Summary of passage: Jesus lists 7 woes to the Pharisees and the teachers of the law. He says they do not let those enter who are trying to enter the kingdom of heaven. They corrupt converts. They put gold and gifts above the temple itself; instead of swearing upon God, they swear upon material goods. They tithe and do the little things but ignore the important matters such as justice, mercy, and faithfulness.
They have clean outward appearances but inside their souls are dirty. On the outside they appear righteous but on the inside they are full of hypocrisy and wickedness. They say they are better than their forefathers and wouldn’t have persecuted the prophets when Jesus says otherwise. Jesus says he will send prophets and wise men to cleanse them but they will be killed and crucified.
11) Woes: 1) The Pharisees do not let those enter who are trying to enter the kingdom of God (verse 13). Positive application: Invite others to know God.
2) They devour (stole) widows’ houses and make showy lengthy prayers (verse 14). Positive application: Help widows, do not take advantage of those less capable than yourself or more vulnerable, and pray with a God heart.
3) They corrupt converts (verse 15). Personal application: Do not do anything to allow others to fall.
4) They put gold and gifts above the temple itself; instead of swearing upon God, they swear upon material goods (verses 16-22). Personal application: Remember God gives all and is greater than the physical structure of the church or any material gifts given to you. Remember the source.
5) They fixate on trivial matters and ignore the more important issues of justice, mercy, and faithfulness (verses 23-24). Personal application: Don’t nit-pick. What matters to God is the heart and how you treat others.
6) They focus on cleaning up their outside image instead of cleaning the inside soul (verses 25-26). Personal application: Your heart matters more than outward appearances. Your heart must be right for your actions to be right.
7) On the outside they appear righteous but on the inside they are hypocrites and wicked (verses 27-28). Personal application: God knows your heart. You must be genuine and not pretend to be righteous. Be transformed from the inside out.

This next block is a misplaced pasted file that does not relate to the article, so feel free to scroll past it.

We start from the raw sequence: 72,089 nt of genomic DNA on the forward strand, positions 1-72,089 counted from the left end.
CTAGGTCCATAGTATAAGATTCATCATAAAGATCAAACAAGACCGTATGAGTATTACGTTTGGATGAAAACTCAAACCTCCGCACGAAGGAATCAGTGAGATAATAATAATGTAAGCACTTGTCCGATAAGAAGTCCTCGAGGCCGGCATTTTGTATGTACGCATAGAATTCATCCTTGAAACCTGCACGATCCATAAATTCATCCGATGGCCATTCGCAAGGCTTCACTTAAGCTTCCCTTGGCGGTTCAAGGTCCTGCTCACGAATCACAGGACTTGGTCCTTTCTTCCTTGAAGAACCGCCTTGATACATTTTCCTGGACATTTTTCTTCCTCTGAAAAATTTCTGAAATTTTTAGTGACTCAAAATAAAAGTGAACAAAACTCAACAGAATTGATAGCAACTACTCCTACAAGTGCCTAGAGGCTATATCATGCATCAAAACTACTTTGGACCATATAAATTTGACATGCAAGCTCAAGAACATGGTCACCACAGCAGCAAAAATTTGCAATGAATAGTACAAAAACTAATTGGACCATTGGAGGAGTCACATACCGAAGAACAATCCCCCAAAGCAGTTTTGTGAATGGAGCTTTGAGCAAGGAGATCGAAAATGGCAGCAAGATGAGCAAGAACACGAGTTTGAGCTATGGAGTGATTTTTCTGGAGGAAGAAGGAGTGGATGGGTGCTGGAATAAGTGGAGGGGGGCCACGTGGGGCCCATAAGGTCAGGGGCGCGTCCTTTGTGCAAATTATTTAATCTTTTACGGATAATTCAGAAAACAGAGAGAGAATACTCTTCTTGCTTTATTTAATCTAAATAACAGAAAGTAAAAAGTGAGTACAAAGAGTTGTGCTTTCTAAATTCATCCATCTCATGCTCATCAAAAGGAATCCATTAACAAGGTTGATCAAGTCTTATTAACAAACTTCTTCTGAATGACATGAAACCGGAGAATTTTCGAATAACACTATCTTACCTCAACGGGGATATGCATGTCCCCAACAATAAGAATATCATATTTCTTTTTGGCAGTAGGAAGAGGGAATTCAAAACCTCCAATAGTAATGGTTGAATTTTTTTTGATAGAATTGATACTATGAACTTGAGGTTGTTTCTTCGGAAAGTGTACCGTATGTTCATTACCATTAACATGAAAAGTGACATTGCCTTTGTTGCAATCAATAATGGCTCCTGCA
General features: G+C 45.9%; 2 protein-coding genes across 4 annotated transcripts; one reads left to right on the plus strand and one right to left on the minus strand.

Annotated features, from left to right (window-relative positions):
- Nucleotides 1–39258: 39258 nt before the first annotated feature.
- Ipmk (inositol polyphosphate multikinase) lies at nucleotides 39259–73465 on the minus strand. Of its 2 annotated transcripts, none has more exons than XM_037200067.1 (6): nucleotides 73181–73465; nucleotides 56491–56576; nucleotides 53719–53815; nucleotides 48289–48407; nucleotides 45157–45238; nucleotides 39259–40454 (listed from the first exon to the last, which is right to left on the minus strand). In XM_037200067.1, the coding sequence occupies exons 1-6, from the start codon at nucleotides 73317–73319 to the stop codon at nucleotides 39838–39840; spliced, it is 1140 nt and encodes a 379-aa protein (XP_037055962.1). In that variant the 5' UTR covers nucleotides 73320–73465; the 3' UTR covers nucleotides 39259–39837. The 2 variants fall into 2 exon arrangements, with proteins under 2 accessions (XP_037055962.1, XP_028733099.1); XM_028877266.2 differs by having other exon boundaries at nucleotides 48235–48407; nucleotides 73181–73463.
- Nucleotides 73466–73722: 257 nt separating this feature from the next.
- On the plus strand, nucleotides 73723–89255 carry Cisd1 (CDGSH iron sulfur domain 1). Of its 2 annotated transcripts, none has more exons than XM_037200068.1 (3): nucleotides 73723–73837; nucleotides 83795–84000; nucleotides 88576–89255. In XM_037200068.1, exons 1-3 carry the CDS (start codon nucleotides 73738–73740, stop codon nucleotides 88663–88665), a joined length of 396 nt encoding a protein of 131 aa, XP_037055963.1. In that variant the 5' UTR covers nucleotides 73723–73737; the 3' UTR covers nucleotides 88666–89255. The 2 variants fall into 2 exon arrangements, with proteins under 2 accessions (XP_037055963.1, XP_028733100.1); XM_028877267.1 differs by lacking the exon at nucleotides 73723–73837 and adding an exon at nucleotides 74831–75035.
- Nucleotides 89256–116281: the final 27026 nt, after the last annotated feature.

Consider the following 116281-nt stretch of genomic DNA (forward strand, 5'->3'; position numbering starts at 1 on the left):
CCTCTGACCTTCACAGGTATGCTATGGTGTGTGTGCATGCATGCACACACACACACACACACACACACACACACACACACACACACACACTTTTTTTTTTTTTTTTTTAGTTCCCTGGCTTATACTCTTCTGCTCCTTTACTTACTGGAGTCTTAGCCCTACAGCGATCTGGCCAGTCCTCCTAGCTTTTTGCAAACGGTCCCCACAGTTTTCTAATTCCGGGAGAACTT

8) They say they are better than their forefathers and wouldn’t have persecuted the prophets when Jesus says otherwise. Jesus says he will send prophets and wise men to cleanse them but they will be killed and crucified (verses 29-39). Personal application: We are no better than anyone, not even murderers. We are all sinners. We are only cleansed by Jesus’ blood. Be humble and loving.
12a) Jesus was speaking to the Pharisees and the teachers of the law still about the disciples, Stephen, the early Christians, and us as well.
b) Jesus’ death.
c) Personal Question. My answer: We are all murderers and deserve death but Jesus’ love saves us and makes us righteous and whole once again.
d) We will not see Jesus again until either our physical death or the Second Coming.
Conclusions: Jesus saves, undeservingly, no matter how Godly we think we are, we actually are, or we pretend to be. I’m burnt out to be honest (see post HERE). That’s all I got.
End Notes: Jesus echoes the Old Testament prophets here in terms of warnings and condemnations. They kept people from Jesus with all of the human prohibitions they placed for others.
Verse 14 that is omitted in some Bibles or is placed in a footnote (like mine) should belong here based on the fact it appears in Mark and Luke’s re-telling of this scene. Thus, it would be 8 woes instead of 7.
Stealing houses from widows results in greater condemnation. There are indeed varying degrees of punishment in God’s kingdom.
It does no good to convert people and then lead them down the wrong path.
Since the Pharisees were not allowed to swear by God himself (Exodus 20:7), they swore by other things but they had corrupted this practice to the point their oaths were meaningless. It didn’t matter what you swore by but it was binding. Every one.
Our altar is Jesus and his work is the cross.
To be righteous, start with the inside. Then the outside will follow.
It was custom before Passover for the Jews to whitewash tombs so that if you touched it, you wouldn’t become ceremonially unclean. Hence, the Pharisees were nice to behold on the outside but dead on the inside.
Paul uses this same analogy in Acts 23:3 against the high priest Ananias of the Sanhedrin: “God will strike you, you whitewashed wall! You sit there to judge me according to the law, yet you yourself violate the law by commanding that I be struck!”
They honor dead prophets but then will in the end murder a living one. Spurgeon calls verse 32, “One of the most terrible sentences that ever fell from Christ’s lips.”
Jesus lists all the righteous martyr’s of the Old Testament.
The image of a hen protecting its chicks is used in the Old Testament for God’s protection of his people (Psalm 17:8; 91:4; Isaiah 31:5).
Scholars say Jesus’ words here “how often I have longed” indicate Jesus visited Jerusalem multiple times before his Triumphal entry. John indicates this as well.
Jesus constantly wants to save. It is man who rejects.
Jesus spoke so harshly to these men out of love. His heart broke for them as it does for us when we sin. He truly wanted them to repent before it was too late. Does God ever speak to you so?
Fun Fact: Jesus wept only twice that is recorded in the Bible. Once, over the fate of Jerusalem and second at the tomb of Lazarus. Both were over the sorrow of death.